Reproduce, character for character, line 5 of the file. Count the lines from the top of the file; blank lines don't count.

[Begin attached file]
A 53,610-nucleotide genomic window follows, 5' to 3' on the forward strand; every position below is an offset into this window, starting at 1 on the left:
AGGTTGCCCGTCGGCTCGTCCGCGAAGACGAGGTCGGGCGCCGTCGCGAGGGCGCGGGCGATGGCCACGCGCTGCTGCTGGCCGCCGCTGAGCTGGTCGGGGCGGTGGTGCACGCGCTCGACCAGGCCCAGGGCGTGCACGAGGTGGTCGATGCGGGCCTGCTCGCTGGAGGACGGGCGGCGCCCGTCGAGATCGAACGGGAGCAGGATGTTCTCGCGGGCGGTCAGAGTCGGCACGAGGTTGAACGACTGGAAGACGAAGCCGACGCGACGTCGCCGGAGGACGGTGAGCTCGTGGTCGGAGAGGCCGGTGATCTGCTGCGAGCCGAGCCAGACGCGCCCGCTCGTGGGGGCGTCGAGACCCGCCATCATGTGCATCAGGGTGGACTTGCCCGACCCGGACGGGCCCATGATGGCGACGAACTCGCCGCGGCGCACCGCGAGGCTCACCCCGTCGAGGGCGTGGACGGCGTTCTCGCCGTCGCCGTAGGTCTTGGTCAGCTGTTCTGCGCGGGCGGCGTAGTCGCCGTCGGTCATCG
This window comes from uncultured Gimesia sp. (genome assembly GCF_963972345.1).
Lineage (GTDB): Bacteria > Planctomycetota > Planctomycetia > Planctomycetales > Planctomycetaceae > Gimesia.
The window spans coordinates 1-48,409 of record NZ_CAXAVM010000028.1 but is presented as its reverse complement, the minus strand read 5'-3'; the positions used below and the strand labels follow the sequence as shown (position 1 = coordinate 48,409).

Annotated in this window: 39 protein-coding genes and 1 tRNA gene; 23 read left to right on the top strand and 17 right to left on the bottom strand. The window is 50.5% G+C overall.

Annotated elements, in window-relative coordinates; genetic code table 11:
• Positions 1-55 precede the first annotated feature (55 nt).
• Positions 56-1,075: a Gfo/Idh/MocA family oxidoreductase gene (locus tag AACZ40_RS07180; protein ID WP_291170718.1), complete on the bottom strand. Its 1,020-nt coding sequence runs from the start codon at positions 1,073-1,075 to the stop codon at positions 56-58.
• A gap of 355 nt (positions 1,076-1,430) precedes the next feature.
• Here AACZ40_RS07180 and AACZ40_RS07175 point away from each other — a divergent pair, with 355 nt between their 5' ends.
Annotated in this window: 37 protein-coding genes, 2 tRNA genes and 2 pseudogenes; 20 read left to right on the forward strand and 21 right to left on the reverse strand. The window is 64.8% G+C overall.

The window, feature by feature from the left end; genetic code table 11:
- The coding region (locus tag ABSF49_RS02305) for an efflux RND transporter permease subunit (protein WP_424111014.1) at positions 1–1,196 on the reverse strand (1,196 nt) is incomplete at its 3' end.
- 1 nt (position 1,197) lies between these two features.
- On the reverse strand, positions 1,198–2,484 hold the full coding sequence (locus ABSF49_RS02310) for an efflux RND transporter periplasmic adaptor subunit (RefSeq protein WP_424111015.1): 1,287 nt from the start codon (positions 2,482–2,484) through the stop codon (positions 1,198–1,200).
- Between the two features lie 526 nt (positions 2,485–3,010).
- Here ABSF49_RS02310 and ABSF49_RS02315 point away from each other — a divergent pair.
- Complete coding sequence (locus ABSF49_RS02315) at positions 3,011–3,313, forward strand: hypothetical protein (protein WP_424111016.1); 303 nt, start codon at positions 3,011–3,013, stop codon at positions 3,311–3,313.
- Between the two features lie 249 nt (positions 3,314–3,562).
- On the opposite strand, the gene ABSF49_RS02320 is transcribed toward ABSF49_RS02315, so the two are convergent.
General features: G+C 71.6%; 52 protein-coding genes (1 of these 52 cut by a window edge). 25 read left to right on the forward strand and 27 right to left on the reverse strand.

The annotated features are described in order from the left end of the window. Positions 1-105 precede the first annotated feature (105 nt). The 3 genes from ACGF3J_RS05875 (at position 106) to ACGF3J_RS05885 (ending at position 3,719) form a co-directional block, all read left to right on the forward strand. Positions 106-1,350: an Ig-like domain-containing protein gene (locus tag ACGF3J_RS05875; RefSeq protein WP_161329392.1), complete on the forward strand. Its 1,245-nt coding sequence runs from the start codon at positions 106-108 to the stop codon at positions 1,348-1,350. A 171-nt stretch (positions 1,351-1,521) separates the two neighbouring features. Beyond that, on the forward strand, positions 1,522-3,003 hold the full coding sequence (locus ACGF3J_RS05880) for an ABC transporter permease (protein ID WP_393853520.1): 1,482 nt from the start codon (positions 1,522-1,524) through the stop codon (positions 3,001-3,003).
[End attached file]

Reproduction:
The window spans coordinates 1-48,409 of record NZ_CAXAVM010000028.1 but is presented as its reverse complement, the minus strand read 5'-3'; the positions used below and the strand labels follow the sequence as shown (position 1 = coordinate 48,409).